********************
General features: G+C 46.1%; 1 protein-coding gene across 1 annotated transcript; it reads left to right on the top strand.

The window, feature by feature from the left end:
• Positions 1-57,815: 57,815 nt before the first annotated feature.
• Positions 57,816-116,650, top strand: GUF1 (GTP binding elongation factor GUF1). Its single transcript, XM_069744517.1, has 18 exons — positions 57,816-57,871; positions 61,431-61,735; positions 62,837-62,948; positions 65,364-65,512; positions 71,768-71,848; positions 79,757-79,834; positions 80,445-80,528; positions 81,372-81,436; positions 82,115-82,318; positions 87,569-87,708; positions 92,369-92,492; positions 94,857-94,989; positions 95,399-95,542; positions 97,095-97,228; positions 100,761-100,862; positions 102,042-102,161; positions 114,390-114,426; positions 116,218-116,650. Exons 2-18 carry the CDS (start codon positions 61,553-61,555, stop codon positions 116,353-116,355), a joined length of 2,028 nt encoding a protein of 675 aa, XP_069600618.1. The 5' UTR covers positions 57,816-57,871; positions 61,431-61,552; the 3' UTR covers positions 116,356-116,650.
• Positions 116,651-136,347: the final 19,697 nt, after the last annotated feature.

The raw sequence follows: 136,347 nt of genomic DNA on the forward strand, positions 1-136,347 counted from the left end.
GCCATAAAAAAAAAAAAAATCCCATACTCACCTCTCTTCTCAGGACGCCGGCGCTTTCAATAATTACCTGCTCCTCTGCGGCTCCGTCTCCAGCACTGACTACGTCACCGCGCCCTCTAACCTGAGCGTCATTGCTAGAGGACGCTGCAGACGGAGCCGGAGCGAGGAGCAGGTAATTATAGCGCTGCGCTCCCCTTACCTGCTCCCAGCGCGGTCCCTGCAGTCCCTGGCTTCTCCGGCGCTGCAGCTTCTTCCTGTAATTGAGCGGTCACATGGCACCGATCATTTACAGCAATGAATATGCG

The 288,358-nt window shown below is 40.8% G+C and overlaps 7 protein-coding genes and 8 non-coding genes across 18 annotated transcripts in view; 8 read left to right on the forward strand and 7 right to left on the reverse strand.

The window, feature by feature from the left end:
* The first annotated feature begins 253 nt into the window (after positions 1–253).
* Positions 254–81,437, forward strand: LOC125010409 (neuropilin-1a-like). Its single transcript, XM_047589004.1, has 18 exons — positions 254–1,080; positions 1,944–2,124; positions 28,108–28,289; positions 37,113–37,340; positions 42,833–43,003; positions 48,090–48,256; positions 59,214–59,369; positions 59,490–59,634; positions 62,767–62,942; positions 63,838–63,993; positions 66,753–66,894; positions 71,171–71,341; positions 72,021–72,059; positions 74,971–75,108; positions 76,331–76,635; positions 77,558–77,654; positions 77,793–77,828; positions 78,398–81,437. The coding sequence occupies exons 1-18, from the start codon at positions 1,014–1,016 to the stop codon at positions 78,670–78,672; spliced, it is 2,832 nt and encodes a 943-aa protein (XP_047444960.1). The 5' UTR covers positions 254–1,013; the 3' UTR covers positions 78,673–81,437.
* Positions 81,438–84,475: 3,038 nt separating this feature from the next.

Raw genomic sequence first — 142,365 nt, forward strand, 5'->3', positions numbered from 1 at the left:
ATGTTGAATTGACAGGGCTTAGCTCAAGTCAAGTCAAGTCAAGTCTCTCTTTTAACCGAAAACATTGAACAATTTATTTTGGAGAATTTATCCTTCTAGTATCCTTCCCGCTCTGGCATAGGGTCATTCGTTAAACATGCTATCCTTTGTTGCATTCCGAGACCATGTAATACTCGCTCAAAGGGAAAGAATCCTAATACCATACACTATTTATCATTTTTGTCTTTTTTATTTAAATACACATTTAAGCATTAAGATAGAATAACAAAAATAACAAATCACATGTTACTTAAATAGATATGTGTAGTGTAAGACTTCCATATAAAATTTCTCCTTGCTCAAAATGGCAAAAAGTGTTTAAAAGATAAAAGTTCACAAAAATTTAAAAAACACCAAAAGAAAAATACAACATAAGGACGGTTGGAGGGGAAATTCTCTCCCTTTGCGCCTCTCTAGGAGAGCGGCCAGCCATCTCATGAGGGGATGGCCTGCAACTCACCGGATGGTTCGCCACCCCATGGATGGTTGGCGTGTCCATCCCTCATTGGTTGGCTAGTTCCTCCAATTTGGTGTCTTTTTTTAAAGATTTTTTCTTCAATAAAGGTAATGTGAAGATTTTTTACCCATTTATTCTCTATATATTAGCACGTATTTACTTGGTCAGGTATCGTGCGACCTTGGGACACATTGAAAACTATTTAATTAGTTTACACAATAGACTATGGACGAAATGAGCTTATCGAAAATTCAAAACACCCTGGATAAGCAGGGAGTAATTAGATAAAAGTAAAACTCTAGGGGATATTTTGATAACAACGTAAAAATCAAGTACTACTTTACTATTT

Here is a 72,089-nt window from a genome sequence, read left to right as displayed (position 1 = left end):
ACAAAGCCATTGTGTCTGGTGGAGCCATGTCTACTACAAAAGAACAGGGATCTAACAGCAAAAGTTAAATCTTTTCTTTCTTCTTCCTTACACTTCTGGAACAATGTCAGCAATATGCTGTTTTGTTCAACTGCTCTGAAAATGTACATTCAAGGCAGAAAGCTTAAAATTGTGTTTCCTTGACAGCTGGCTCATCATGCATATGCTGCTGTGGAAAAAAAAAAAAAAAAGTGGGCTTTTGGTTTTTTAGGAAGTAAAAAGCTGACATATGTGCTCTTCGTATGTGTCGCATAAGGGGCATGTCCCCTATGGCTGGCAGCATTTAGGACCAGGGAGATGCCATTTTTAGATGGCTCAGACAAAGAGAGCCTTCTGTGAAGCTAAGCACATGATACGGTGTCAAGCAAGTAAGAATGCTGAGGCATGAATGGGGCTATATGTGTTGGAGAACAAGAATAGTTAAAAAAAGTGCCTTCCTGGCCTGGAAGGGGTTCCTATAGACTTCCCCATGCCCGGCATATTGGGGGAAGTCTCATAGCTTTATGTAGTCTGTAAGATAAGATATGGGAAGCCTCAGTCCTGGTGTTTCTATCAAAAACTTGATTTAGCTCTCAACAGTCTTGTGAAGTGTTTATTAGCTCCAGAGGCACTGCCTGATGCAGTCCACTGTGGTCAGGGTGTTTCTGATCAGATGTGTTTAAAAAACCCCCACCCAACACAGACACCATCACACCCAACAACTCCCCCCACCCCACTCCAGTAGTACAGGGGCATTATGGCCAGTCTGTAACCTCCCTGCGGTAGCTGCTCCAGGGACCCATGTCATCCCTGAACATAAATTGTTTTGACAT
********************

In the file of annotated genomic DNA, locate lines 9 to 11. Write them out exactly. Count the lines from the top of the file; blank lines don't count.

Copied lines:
The window, feature by feature from the left end:
* The first annotated feature begins 253 nt into the window (after positions 1–253).
* Positions 254–81,437, forward strand: LOC125010409 (neuropilin-1a-like). Its single transcript, XM_047589004.1, has 18 exons — positions 254–1,080; positions 1,944–2,124; positions 28,108–28,289; positions 37,113–37,340; positions 42,833–43,003; positions 48,090–48,256; positions 59,214–59,369; positions 59,490–59,634; positions 62,767–62,942; positions 63,838–63,993; positions 66,753–66,894; positions 71,171–71,341; positions 72,021–72,059; positions 74,971–75,108; positions 76,331–76,635; positions 77,558–77,654; positions 77,793–77,828; positions 78,398–81,437. The coding sequence occupies exons 1-18, from the start codon at positions 1,014–1,016 to the stop codon at positions 78,670–78,672; spliced, it is 2,832 nt and encodes a 943-aa protein (XP_047444960.1). The 5' UTR covers positions 254–1,013; the 3' UTR covers positions 78,673–81,437.